The widespread use of rock salt has serious environmental and financial consequences. Consider the millions of tons of road salt spread each winter across the continent, and then recall that historically “salting the earth” was a kind of scorched earth policy aimed at rendering a defeated foe’s territory uninhabitable. The practice demonstrated utter contempt for the people and their land, and was also used to punish the families of traitors and other enemies of the state.
Today, rock salt (sodium chloride: NaCl) is not used to intentionally inflict damage, nonetheless its use is plainly harmful. The main side effects of road salt usage are degradation of the environment, particularly soils and vegetation, harm to animals and birds, and disruption of the balance of aquatic life. Contamination of drinking water sources is also a serious concern.
Sodium Chloride concentrations of 200 mg/l can been found as far as 200 metres from roadsides; at only 90 mg/l, concentrations of salt have been shown to harm the bacterial content of soils which disrupts soil structures. These bacteria prevent erosion by aerating soils and promoting plant growth. Soil becomes cloddy and dense, and the ability to retain moisture is diminished.
Plants are also directly affected by both sodium and chloride ions as the presence of these inhibits water absorption and reduces root growth. Nutrients are also less available to the plant in the presence of salt since the plant cannot take up the elements that it needs. The symptoms of chloride poisoning for plants are similar to those of drought (p. 6): stunted growth, browning and premature falling of leaves or needles, dying branches, and shortened lives. Of the 15 principal tree genera making up Canadian forests, 11 are sensitive to road salt and many of these have disappeared from Canadian roadsides.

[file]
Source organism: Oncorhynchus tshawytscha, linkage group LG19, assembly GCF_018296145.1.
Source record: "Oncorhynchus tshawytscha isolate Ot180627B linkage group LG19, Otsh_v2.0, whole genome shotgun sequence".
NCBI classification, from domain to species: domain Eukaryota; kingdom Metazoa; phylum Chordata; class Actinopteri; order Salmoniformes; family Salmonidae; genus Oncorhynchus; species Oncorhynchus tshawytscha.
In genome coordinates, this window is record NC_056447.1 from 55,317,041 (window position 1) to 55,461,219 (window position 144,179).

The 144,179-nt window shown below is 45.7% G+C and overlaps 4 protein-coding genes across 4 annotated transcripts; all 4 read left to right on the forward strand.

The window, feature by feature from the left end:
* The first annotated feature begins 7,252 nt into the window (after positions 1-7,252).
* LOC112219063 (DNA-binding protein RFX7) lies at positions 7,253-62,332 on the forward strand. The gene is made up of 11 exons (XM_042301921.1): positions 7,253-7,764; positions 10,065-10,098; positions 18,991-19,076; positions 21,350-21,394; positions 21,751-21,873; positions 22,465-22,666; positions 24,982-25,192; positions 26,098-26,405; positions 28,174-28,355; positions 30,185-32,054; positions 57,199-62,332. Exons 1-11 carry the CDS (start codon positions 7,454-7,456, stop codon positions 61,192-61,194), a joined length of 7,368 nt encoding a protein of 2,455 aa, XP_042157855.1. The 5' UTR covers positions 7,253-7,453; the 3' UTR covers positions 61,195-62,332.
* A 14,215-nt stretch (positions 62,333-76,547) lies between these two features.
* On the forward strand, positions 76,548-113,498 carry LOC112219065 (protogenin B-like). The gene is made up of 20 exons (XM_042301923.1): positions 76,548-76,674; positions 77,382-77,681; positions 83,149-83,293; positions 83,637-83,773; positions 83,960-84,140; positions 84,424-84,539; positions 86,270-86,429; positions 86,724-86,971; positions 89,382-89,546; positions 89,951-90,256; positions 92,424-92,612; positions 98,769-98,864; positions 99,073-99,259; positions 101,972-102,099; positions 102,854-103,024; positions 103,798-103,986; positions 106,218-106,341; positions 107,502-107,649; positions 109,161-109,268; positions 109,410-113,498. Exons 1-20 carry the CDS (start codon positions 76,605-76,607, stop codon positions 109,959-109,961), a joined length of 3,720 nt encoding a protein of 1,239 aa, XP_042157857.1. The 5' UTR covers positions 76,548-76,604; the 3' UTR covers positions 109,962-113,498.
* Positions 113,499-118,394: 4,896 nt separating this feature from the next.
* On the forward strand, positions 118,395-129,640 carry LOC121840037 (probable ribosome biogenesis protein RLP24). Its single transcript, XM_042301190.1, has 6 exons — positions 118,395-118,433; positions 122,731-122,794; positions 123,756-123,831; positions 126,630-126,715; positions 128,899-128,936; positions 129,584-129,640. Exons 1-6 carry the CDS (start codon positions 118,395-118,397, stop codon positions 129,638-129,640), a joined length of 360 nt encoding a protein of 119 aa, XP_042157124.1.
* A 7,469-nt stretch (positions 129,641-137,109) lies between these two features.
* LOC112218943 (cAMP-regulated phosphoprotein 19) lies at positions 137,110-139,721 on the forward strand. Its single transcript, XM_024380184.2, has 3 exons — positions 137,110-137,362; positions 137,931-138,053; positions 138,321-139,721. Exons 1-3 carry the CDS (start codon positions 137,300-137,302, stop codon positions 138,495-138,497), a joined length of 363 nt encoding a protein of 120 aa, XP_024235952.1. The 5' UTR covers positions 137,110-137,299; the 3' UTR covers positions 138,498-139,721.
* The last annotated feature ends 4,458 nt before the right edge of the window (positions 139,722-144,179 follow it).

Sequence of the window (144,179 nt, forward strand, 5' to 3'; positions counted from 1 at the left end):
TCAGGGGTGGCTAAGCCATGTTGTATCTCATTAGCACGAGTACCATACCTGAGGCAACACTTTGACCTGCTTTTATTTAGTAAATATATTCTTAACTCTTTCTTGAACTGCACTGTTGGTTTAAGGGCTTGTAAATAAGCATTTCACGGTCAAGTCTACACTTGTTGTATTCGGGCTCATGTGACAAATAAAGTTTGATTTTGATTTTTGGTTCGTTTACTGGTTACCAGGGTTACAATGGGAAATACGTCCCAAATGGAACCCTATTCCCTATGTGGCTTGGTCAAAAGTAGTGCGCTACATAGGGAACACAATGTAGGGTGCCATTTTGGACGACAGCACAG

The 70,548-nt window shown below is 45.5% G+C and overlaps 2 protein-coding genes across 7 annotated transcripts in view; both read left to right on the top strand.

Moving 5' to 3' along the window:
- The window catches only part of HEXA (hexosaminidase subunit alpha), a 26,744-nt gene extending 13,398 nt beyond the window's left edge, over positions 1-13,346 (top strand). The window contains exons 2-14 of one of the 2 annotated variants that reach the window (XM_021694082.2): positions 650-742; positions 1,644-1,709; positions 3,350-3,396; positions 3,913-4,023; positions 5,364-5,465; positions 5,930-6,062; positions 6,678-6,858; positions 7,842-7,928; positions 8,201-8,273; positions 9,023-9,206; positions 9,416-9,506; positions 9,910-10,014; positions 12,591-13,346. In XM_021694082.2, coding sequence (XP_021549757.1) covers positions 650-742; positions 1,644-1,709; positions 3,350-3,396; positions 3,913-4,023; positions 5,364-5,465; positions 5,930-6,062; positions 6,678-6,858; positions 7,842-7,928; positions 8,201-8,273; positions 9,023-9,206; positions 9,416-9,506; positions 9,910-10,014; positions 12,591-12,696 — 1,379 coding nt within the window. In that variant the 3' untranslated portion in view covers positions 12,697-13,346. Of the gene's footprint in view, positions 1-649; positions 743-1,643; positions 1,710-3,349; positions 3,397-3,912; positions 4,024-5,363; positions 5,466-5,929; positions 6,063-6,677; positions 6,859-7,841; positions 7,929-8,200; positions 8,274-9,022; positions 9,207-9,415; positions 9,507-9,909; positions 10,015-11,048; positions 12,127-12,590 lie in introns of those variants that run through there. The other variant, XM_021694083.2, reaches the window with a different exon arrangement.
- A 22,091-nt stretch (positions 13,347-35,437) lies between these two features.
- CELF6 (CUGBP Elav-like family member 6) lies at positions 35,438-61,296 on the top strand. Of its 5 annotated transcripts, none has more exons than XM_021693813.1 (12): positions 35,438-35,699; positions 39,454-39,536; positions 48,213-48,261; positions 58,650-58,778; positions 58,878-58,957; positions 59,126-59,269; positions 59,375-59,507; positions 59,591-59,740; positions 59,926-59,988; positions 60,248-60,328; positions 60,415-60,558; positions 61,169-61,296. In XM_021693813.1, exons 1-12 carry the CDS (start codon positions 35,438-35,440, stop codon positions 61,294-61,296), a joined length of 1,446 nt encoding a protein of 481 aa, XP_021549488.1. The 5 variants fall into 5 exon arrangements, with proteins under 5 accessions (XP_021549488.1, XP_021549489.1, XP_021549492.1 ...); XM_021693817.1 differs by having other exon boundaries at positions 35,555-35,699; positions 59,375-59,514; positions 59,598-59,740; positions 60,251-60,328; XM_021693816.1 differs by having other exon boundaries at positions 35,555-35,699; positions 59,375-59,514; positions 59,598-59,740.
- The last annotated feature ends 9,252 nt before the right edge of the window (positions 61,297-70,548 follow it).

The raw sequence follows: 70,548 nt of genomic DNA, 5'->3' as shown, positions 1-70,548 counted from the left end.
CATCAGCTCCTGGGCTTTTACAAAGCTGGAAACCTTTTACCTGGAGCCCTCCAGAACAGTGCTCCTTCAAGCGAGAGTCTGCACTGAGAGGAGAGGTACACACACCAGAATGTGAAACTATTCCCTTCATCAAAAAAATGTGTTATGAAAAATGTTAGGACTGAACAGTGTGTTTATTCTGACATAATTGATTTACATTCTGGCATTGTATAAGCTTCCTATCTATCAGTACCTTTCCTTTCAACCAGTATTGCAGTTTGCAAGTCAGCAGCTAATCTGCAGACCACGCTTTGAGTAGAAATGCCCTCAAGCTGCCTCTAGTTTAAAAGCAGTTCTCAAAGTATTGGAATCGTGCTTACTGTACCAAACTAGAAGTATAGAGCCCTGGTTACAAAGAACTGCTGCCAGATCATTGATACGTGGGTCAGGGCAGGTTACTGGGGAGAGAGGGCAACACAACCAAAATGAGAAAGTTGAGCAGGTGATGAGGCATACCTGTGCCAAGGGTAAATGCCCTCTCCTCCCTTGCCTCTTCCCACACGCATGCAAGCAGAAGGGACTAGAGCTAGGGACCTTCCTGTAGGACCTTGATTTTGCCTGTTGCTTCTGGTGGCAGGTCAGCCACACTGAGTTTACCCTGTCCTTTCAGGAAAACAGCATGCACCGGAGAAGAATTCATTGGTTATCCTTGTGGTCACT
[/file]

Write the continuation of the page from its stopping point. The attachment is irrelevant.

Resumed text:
Birds and other animals are also affected by the high use of salt. Winter songbird mortality has been attributed to salt toxicity as seed-eating birds are unable to distinguish between grit needed for digestion and salt crystals. Additionally, many birds and other animals sometimes experience salt deficiencies and seek out sources of sodium chloride. The abundance of salt at roadways due to highway salting attracts them to a place where they are likely to overshoot their sodium needs. Jasper National Park has recorded kills of elk and big-horn sheep due to salt ingestion, and other places in Canada report moose and deer salt toxicosis. Further, the birds and animals presence in the roadway places them in danger of being struck by speeding vehicles.
Unsurprisingly, aquatic life is also affected by salt run-off, particularly in small streams close to roads. Salt melts ice and snow, which then runs off the road in high concentrations. This decreases oxygen in the water and distorts the aquatic food chain since more salt-tolerant species gain dominance.
Numerous cases (pp. 30-31) have also been reported where drinking water has been contaminated by road salt usage. Wells close to highways or work yards are particularly vulnerable given the high concentration of salts used or stored there. Once the salt is in the environment, it doesn’t just go away, it works its way into groundwater systems and it can take years for the problem to be cleared. It should be remembered that excess dietary sodium is associated with high blood pressure (hypertension) so it is not only plants and animals that are affected by the widespread use of rock salt.
For all of these reasons, Environment Canada stated in 1999:
Based on the available data, it is considered that road salts that contain inorganic chloride salts with or without ferrocyanide salts are entering the environment in a quantity or concentration or under conditions that have or may have an immediate or long-term harmful effect on the environment or its biological diversity or that constitute or may constitute a danger to the environment on which life depends. Therefore, it is concluded that road salts that contain inorganic chloride salts with or without ferrocyanide salts are “toxic” as defined in Section 64 of the Canadian Environmental Protection Act, 1999 (CEPA 1999). (p.3)
Unfortunately, being labelled as toxic does not mean that rock salt is banned in Canada, and it has not officially yet been added to the list of toxic substances. However, steps are being taken to mitigate the effects of rock salt usage, and the Government of Canada has developed a Code of Practice for the Environmental Management of Road Salts as a way to protect the environment while ensuring road safety as well.
It is unlikely that these measures will be enough. Dumping salt into our environment even after we know the damage it causes is akin to the practice of salting the earth in ancient times – only this time, it is ourselves we are showing utter contempt for. It is our home we are making uninhabitable.